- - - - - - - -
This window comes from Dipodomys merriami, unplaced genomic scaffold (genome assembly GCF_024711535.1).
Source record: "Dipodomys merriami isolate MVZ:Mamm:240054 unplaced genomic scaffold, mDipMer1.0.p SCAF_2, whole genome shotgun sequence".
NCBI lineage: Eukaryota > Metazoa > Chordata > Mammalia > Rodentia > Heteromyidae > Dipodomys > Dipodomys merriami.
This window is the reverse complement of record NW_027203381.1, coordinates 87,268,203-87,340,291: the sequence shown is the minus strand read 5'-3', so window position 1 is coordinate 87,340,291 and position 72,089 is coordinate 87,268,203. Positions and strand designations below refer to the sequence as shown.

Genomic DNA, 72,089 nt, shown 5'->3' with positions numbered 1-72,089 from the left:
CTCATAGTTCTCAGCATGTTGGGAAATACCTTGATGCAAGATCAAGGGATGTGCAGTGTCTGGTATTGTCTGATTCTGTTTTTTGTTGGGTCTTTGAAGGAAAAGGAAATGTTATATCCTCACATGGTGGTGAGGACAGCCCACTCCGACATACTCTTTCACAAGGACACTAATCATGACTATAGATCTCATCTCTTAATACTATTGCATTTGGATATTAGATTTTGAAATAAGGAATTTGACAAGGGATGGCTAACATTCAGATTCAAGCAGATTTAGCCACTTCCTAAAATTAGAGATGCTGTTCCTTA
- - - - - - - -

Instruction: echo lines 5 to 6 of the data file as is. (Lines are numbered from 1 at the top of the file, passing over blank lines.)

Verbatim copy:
Genomic DNA, 72,089 nt, shown 5'->3' with positions numbered 1-72,089 from the left:
CTCATAGTTCTCAGCATGTTGGGAAATACCTTGATGCAAGATCAAGGGATGTGCAGTGTCTGGTATTGTCTGATTCTGTTTTTTGTTGGGTCTTTGAAGGAAAAGGAAATGTTATATCCTCACATGGTGGTGAGGACAGCCCACTCCGACATACTCTTTCACAAGGACACTAATCATGACTATAGATCTCATCTCTTAATACTATTGCATTTGGATATTAGATTTTGAAATAAGGAATTTGACAAGGGATGGCTAACATTCAGATTCAAGCAGATTTAGCCACTTCCTAAAATTAGAGATGCTGTTCCTTA